I have kept the House too long. I have expressed my views fully, and I know that they will receive that consideration which this House is always ready to give a statement of this kind. There are many sides to this question which I might discuss and discuss at some length, but the question of transportation is so broad that it is impossible to enter, as far as one would like, into a discussion of its many phases. I assure the House that anything done, will be done with the interests of the Intercolonial Railway at heart, and above all with the object of giving _the people, whom this railway was built to serve, the best service at a minimum cost.

Topic:   SUPPLY-THE INTERCOLONIAL RAILWAY.
Subtopic:   DIMENSIONS OP SHOPS RECENTLY CONCTRUCTED FOR THE INTERCOLONIAL RAILWAY AT MONCTON. N.B.
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CON

John Graham Haggart

Conservative (1867-1942)

Hon. JOHN HAGGART (South Lanark).

My hon. friend the Minister of Railways, in his opening remarks, dealt with the general question of transportation which is always a very interesting one. He spoke of the immense resources of this country, how they were being developed, and of the public anxiety for better transportation facilities than we have at present. He spoke to us at some length about the Canadian Pacific Railway and the Canadian Northern Railway and the present railway in embryo the Grand Trunk Pacific. He referred also to our different canal enterprises or water transportation. Regarding the later I have particular views which I may as well take this opportunity of stating.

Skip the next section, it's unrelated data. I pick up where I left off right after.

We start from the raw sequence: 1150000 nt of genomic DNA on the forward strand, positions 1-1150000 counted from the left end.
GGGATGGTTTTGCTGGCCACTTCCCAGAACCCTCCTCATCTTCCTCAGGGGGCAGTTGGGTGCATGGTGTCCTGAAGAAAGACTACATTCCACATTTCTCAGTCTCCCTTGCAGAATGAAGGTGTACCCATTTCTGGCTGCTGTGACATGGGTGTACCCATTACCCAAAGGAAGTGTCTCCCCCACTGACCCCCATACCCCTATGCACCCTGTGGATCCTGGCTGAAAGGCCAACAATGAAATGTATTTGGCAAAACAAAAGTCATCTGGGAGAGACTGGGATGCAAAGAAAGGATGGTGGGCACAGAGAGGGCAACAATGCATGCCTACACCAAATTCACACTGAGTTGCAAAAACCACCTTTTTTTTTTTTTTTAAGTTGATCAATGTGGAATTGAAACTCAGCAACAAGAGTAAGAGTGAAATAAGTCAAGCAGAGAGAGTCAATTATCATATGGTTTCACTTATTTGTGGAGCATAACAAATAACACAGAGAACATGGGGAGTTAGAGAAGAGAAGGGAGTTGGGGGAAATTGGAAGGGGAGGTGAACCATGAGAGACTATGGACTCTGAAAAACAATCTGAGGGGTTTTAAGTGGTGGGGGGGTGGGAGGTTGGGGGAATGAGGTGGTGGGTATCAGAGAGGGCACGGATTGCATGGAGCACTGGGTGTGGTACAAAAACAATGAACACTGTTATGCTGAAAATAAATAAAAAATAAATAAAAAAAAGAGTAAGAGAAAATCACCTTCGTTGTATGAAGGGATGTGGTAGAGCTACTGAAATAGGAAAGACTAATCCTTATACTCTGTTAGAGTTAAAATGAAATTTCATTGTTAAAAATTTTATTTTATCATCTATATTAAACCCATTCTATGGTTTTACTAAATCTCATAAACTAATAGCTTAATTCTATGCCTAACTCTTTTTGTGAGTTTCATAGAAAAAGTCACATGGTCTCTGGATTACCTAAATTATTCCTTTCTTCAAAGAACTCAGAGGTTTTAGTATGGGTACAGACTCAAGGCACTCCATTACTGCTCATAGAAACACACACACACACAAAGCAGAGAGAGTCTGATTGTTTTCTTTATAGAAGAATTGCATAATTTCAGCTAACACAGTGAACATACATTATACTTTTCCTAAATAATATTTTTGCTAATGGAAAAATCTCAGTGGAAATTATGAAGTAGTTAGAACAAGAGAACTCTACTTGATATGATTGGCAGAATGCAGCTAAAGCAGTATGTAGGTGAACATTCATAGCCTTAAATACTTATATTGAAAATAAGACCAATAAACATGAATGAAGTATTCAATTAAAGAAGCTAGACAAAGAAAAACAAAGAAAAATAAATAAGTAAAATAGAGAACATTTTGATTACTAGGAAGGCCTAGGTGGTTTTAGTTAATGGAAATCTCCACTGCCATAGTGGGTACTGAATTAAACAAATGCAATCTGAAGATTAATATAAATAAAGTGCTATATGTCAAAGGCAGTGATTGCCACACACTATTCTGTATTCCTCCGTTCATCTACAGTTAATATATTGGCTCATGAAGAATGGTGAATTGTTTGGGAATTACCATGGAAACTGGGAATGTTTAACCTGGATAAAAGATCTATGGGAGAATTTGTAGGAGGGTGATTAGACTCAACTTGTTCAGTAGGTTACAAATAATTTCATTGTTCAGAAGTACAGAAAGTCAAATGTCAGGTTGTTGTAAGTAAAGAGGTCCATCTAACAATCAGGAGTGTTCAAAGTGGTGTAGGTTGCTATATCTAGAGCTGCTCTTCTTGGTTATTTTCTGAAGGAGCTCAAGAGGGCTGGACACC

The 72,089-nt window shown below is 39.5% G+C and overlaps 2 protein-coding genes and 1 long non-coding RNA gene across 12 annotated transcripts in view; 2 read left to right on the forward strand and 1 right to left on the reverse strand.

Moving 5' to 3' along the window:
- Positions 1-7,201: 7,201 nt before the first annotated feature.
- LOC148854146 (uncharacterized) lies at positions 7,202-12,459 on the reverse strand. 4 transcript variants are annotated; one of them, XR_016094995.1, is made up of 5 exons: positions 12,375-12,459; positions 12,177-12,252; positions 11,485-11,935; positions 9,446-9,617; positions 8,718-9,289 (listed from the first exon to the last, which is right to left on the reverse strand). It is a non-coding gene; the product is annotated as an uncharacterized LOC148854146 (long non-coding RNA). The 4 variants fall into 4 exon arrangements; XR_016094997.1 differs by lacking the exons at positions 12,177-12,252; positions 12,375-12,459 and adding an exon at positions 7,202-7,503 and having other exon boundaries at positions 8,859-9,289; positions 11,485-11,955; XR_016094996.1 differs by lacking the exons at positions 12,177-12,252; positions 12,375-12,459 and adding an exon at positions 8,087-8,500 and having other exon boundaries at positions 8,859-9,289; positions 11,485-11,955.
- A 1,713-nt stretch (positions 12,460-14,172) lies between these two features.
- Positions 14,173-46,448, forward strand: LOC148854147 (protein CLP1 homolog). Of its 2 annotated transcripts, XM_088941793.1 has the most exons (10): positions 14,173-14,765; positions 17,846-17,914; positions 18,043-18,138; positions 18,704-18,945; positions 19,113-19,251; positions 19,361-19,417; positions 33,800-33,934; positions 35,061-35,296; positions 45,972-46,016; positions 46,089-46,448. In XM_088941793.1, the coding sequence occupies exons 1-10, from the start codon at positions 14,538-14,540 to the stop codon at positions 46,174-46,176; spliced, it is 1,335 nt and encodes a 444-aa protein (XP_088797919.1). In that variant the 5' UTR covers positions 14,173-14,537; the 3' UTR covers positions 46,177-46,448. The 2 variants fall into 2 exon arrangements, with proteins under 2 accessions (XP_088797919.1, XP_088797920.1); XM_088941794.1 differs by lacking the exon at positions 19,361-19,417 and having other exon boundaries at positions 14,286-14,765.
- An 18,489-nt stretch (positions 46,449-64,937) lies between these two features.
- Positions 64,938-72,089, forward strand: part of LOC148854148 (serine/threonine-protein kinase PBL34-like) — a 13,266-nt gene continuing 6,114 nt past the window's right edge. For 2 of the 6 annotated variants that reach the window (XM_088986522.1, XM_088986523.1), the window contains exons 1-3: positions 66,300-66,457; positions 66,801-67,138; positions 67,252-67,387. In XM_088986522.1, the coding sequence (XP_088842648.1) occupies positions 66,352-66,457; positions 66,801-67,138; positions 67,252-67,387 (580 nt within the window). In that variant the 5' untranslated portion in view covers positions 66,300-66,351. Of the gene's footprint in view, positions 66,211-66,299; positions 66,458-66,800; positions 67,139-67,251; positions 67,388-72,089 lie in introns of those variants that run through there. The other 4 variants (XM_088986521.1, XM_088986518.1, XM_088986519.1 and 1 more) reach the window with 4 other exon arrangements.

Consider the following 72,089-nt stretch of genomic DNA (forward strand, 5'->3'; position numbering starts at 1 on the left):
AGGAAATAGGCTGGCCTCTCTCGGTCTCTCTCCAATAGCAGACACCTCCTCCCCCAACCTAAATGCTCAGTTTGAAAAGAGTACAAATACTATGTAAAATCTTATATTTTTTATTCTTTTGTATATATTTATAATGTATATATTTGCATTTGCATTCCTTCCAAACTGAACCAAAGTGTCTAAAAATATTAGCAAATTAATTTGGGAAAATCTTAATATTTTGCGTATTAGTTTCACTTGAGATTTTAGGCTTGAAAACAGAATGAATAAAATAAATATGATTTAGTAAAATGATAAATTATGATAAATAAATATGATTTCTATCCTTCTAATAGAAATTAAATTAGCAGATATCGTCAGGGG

Two or three years ago I explained to the House that the solution of the problem of cheap transportation was a better water communication for the west. In that connection I instanced the different countries which had adopted that system-Germany, France, Austria, Belgium and latterly the United States. I drew attention to the speech of ex-president Roosevelt in favour of water communications and its necessity in the United States, and also to the speech of Sir Thomas Shaughnessy in the same direction. Nature has given us on the continent of North America a proper line of communication for transportation purposes from the centre of the continent to the Atlantic ocean, if we will only avail ourselves of it. If we take advantage of what nature has given us, we will not only control the transportation of the products of the great republic but also of a greater fertile area than is to be found in any other part of the globe, namely, the area which is contiguous to the St. Lawrence river and the great lakes down to lake Michigan and Superior. There you have an immense section of fertile country which produces men of the Anglo Saxon race ; and if the people who inhabit that country would avail themselves of the means of transportation afforded by nature, they would control the destinies of this great continent. I have said before that water communication in no way interferes with communication by rail. Sir Thomas Shaughnessy said that this doctrine had been laid down so clearly by President Roosevelt that it was useless for him to dwell on it. According to that doctrine, in order to carry the heavy freight, it is necessary to have a cheap system, and that is to be found in water transportation.